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Bringing Home A New Puppy

Bringing Home A New Puppy

Complete the family picture with the cutest little fur baby!

 

There are a host of considerations to keep in mind before welcoming the puppy into your house. 

For starters let's start with the main reason you would want to bring a dog into your house - the companionship, the loyalty and a beautiful best friend which you will make for life.Whilst these are all very good reasons, it is important to note that puppies do not come with an inbuilt best friend feature.

 

They are in a new, vastly different place, for the first time in their lives without their littermates or their mothers. Even puppies who have undergone proper human socialization beforehand with handlers and caretakers will be apprehensive and tend to go through a lot of anxiety. 

It is important to be prepared to devote a very large part of your day to make sure the transition goes off smoothly. The ideal way to do this would be to pick a time frame when there are no major pressing demands on your time, when you are available round the clock for any and all needs of your puppy - both necessities and emotional. 

 

New puppies are also financially taxing, with vaccinations, vet visits, toys and bedding, the right nutrition and nutritional supplements in addition to the right kind of products to use for grooming. It is important to ensure that one is ready and financially stable enough to address all their requirements. There is a range of pet insurance available which can ease the strain, so ensure to look into the various kinds and make a sound investment. A precautious call would be to research into your breed and make note of their particular  health concerns and issues to anticipate and prepare in advance. Different breeds have different behaviours and requirements, and these must be addressed accurately to make sure the puppy grows into happy, well rounded, confident dogs.

 

What breed should I bring home? -

The million dollar question!  You need to take into consideration the amount of time you are able to devote to the dog. For more sedentary lifestyles you need to pick a breed that is less active throughout the day. If you travel often, you need to pick the breed appropriately with respect to the fact if you want to travel with your pup, or you plan on leaving the pup at home. Many countries have strict laws concerning the kinds of dogs allowed to travel and a series of medical requirements to take into consideration. 

The kind of space you live in, whether a small flat with no significant outdoors, or a big house with plenty of yard space for the dog to exercise and entertain itself. Weather is also a big factor, as long haired dogs will be particularly hard to maintain in hot climes, and vice versa.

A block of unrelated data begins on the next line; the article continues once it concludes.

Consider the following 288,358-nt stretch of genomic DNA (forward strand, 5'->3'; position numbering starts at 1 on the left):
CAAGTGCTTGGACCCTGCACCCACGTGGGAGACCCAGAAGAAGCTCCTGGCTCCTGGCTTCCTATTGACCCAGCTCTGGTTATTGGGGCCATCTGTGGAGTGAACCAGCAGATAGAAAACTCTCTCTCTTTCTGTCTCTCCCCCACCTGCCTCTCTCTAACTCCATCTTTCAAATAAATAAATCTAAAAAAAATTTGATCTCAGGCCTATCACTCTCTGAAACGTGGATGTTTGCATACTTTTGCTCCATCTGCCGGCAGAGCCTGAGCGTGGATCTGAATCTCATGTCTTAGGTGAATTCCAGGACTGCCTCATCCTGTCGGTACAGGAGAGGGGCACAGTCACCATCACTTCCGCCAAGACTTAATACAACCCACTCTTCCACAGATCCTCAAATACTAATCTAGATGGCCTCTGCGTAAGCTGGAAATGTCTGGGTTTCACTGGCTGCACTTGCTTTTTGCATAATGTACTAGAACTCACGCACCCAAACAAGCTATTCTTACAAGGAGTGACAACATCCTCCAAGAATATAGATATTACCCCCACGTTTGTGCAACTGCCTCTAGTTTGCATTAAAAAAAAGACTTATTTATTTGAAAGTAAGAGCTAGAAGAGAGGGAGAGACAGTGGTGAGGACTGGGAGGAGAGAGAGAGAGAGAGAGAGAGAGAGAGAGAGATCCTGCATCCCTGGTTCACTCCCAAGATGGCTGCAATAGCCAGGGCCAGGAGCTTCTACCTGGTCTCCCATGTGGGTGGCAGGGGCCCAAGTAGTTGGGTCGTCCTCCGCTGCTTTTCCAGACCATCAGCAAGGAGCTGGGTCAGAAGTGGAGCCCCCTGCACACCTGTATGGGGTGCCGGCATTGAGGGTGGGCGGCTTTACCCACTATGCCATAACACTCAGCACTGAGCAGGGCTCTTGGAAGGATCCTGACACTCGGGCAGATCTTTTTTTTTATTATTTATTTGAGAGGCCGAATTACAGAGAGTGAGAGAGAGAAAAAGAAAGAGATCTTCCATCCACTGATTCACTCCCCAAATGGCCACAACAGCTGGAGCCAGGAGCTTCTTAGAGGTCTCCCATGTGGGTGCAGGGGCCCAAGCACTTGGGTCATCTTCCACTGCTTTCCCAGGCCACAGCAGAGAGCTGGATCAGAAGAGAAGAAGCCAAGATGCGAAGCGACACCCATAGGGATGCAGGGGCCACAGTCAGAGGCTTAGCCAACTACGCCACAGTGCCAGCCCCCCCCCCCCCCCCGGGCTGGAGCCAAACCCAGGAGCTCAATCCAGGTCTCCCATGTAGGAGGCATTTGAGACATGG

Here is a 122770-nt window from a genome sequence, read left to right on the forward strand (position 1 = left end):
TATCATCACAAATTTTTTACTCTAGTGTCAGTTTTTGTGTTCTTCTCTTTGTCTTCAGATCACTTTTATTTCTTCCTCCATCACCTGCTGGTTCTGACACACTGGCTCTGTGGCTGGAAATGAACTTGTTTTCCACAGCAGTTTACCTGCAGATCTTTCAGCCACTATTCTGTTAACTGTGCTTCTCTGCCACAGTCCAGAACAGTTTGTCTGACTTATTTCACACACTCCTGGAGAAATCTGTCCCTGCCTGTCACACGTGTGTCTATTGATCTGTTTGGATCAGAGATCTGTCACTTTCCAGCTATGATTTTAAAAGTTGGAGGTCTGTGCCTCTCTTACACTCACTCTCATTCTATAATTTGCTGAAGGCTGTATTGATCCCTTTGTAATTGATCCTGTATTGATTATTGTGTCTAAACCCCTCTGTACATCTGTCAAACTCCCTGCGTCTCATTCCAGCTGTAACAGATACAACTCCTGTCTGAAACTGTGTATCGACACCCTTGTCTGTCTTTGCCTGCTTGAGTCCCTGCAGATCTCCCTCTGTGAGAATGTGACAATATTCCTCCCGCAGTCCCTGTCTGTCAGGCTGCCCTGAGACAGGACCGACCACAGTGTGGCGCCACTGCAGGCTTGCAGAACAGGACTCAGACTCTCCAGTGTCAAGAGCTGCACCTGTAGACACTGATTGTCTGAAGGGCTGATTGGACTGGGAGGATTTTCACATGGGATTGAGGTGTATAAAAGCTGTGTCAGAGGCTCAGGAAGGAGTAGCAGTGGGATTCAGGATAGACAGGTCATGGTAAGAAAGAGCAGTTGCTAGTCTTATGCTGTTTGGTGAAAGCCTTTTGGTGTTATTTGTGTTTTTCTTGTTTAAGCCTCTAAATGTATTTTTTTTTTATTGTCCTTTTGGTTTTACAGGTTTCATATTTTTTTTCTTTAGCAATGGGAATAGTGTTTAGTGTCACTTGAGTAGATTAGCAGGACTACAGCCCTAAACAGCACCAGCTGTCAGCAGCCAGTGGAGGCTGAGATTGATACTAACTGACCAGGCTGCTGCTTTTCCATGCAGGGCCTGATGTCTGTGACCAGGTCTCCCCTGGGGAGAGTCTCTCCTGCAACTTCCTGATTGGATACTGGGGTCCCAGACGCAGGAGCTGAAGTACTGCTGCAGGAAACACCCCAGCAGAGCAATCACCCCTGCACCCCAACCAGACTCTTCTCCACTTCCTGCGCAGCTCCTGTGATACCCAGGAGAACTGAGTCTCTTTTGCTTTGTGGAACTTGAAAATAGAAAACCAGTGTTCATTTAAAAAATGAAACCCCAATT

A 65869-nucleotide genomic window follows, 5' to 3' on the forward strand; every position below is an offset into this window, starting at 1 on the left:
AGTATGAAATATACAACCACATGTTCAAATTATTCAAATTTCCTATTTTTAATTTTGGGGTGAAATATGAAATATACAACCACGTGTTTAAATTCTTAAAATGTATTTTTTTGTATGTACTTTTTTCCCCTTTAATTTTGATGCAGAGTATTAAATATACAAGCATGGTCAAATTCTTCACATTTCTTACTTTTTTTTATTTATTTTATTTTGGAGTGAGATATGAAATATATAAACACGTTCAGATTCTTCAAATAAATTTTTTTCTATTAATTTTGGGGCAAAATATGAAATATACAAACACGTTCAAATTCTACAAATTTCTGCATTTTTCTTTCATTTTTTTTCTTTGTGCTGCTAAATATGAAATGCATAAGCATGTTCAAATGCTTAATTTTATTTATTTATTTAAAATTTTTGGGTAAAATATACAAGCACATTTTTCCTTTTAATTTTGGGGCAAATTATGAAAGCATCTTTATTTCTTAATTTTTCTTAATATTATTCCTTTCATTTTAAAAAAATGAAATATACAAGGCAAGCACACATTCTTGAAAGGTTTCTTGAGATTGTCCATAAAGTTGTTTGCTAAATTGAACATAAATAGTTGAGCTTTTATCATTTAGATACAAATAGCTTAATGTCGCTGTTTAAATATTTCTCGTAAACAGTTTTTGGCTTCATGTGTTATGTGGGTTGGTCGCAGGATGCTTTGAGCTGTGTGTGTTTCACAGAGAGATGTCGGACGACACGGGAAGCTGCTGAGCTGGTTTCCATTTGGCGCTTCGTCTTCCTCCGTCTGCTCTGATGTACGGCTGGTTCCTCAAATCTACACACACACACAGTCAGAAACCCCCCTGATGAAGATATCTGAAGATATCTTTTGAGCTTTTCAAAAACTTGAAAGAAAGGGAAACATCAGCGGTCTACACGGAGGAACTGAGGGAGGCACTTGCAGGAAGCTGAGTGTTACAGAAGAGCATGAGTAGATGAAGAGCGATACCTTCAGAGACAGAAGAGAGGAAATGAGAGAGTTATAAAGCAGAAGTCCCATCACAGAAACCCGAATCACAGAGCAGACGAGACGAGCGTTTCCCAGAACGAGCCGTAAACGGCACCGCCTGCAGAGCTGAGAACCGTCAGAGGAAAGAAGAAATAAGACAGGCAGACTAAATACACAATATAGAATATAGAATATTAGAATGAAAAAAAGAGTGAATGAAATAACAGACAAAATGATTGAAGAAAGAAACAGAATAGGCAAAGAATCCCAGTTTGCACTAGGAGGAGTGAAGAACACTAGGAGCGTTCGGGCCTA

Down to personal preferences, the breed must be decided upon complementary to your own personality, and the kind of job it is required to do, based on the breed’s prior inclination to be a companion, watchdog, protection detail, or as a herder.

 

How old should the puppy be?

It is advised that puppies be separated from their mothers and litter mates at 8 weeks of age as a minimum. During this period the puppy learns crucial social skills from the mother and it’s siblings, and interrupting this process will lead to behavioral issues. Choose the puppy beforehand from a trusted breeder, ensure it has undergone all required human socialization and training. Enquire into the parent’s temperament, health issues if any, make not of all special requirements. Research into the breed to be forewarned of any complications that may arise, read up on first person accounts of the puppies. First person accounts are better than searching it up on wikipedia or google, as they shed additional details into the behaviour of the breed, and how to identify and handle incidents with limited resources or knowledge.



How to prepare for the puppy’s first day?

Prepare beforehand a set of rules you expect the puppy to follow, and make it known to all the members of the household who will have to interact with the puppy. Pick out a name with a strong consonant end, and reinforce the name when interacting with the puppy. If you already have any other pets, put off the meeting of the newest puppy and the older pets till the puppy is  down and trusts you. Make sure you have picked a puppy complementary to the pets you have, to prevent fights and altercations.

Puppies generally sleep a lot through the day, so set up a calm corner away from loud noises and distractions, preferably in a crate or bed you have set aside for the puppy. Keep fresh water, puppy food within reach of the puppy. If you have a piece of cloth with the mother’s scent, wrap a ticking cloth with it and leave it close to the puppy, it imitates the mother’s heartbeat.

Be prepared to clean up any accidents with a mild cleanser, use scented pee pads to indicate safe areas for the puppy. They generally do not sleep throughout the night, waking up every 5 hours or so, so plan your sleep around that, and be ready to calm and comfort them. Make sure they get enough play time and nap time the next day as well, and ease them into your own sleep schedule gradually.

 

Bringing home a puppy is a lot of responsibility but can also be one of the most self-fulfilling and joyous experiences of your life! We wish you all the luck for your journey with your little one!

 

Check out our list of first time puppy products

 

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